Exerpts from an Interview with Billy Childish

“I hate conceptual art,” he says. “Our contemporary culture is as facile as the Victoria chocolate box stuff, but not as talented. But people like things or are fans of things because they think it reflects their own intelligence. You’ll get someone who’ll argue with you that Damien Hirst is good because they can’t like something that isn’t. They can’t say ‘I like it and it’s a load of rubbish’ because apparently it is them. People don’t see themeshelves as people. They experience themselves through others.”

The question of what art it is “very, very simple,” he reckons. “Would the person do it if he wasn’t being paid? This would eradicate all of contemporary art!”

“Oh, I’m successful,” he says. And he is if success doing what you want in life and getting away with it. His philosophy seems to be this: “If people could get back in touch with making some mark with powered paint on paper, they’d be a lot happier not having to be building statues to themselves in the park all the time.”

–by Katy Guest, The Independent Magazine.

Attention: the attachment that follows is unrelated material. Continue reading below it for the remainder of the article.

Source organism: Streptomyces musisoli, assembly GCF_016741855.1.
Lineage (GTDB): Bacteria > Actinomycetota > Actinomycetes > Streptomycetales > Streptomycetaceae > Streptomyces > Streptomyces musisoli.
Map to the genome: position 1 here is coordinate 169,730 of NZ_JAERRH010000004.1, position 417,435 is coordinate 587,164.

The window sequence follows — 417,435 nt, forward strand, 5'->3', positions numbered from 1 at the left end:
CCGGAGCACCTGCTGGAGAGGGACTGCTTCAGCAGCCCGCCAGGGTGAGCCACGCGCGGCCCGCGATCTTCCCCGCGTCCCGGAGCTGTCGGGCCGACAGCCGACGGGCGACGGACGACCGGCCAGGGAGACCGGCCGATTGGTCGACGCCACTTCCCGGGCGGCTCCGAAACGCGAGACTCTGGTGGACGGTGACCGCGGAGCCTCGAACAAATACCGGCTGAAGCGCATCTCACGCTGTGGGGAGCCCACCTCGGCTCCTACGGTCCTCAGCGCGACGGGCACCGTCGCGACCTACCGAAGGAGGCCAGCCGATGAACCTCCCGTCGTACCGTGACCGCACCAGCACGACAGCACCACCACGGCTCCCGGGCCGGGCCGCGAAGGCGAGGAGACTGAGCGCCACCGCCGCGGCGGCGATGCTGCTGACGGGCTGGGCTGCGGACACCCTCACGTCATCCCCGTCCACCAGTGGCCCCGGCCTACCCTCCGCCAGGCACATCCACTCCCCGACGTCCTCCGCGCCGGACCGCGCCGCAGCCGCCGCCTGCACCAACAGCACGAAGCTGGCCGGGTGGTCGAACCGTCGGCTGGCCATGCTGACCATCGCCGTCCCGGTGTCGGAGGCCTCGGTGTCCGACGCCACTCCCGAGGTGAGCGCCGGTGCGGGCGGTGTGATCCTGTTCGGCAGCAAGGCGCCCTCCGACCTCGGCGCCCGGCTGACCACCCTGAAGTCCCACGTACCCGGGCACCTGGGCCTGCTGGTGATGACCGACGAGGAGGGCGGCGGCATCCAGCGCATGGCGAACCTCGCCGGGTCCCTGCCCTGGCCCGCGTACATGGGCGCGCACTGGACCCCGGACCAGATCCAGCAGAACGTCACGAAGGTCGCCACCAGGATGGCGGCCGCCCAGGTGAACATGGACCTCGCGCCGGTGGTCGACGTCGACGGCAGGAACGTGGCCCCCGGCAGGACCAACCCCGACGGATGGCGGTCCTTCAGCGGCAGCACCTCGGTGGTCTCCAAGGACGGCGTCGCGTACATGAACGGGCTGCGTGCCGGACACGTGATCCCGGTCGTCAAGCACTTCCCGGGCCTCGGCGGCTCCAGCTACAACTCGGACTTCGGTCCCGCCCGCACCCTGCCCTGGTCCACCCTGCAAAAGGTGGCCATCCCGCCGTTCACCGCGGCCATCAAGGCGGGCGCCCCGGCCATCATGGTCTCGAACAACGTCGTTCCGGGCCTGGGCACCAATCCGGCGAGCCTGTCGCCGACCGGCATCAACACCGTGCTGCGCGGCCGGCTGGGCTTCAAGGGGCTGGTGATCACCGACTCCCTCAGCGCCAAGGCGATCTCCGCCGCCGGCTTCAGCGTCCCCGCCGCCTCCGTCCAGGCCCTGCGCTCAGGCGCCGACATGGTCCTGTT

Childish-Made in Chatham-exhibition of paintings opens at The Aquarium, London.

I hadn’t heard of Billy Childish until Ali sent me this article. After finishing it, I wanted to go see his work. I was also interested in him because of his connection with Tracey Emin, another British contemporary artist. I’ve seen some of her artwork as well as read about her in newspapers. I agree with the points he’s made above. I think. But they also got me thinking. He does have the benefit of being happy to do what he likes as well as being famous for it. I suppose some would see that as benefit and others would not? But if you are an artist, even if you do it for the sake of yourself and not to get paid, isn’t there a side of you that wants to at least be reckognized for what you are? Whether you are paid or not? Hmmm.

I don’t know. I paint for a sense of peace. I paint when the words aren’t there to express what I am feeling. I also love colors and getting my hands full of them. I love exploring and trying new things. I paint for others, I create things to give away to people. Getting paid would be a bonus, but I don’t create the paintings to receive financial gain. But I can’t humble myself to the point that I wouldn’t enjoy my painting on exhibit. I had one of them published while in BKK and that was one of the most exciting things for me, mostly because I had never striven to become a painter, whereas I wanted to be a writer.

Oh, it goes in circles.

I’m going to take a bath now.